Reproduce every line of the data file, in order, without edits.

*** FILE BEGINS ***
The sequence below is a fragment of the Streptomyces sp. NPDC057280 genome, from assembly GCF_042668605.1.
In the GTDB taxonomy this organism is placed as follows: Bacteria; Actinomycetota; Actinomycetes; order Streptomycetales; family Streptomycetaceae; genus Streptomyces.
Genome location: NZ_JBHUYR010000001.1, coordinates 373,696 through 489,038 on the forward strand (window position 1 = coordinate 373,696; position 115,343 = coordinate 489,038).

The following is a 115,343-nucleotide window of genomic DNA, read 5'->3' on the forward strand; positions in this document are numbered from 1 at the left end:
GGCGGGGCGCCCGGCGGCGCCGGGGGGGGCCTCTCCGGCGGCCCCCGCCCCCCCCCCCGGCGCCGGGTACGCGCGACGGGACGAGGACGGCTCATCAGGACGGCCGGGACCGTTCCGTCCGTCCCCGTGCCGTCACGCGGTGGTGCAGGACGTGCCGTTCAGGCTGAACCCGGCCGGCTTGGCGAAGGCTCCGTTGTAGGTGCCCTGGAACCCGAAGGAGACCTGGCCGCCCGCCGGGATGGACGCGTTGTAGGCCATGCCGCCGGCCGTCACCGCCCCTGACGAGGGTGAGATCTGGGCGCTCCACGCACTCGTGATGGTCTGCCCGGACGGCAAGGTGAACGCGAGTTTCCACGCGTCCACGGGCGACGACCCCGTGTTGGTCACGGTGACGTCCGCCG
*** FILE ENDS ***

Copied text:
The sequence below is a fragment of the Streptomyces sp. NPDC057280 genome, from assembly GCF_042668605.1.
In the GTDB taxonomy this organism is placed as follows: Bacteria; Actinomycetota; Actinomycetes; order Streptomycetales; family Streptomycetaceae; genus Streptomyces.
Genome location: NZ_JBHUYR010000001.1, coordinates 373,696 through 489,038 on the forward strand (window position 1 = coordinate 373,696; position 115,343 = coordinate 489,038).

The following is a 115,343-nucleotide window of genomic DNA, read 5'->3' on the forward strand; positions in this document are numbered from 1 at the left end:
GGCGGGGCGCCCGGCGGCGCCGGGGGGGGCCTCTCCGGCGGCCCCCGCCCCCCCCCCCGGCGCCGGGTACGCGCGACGGGACGAGGACGGCTCATCAGGACGGCCGGGACCGTTCCGTCCGTCCCCGTGCCGTCACGCGGTGGTGCAGGACGTGCCGTTCAGGCTGAACCCGGCCGGCTTGGCGAAGGCTCCGTTGTAGGTGCCCTGGAACCCGAAGGAGACCTGGCCGCCCGCCGGGATGGACGCGTTGTAGGCCATGCCGCCGGCCGTCACCGCCCCTGACGAGGGTGAGATCTGGGCGCTCCACGCACTCGTGATGGTCTGCCCGGACGGCAAGGTGAACGCGAGTTTCCACGCGTCCACGGGCGACGACCCCGTGTTGGTCACGGTGACGTCCGCCG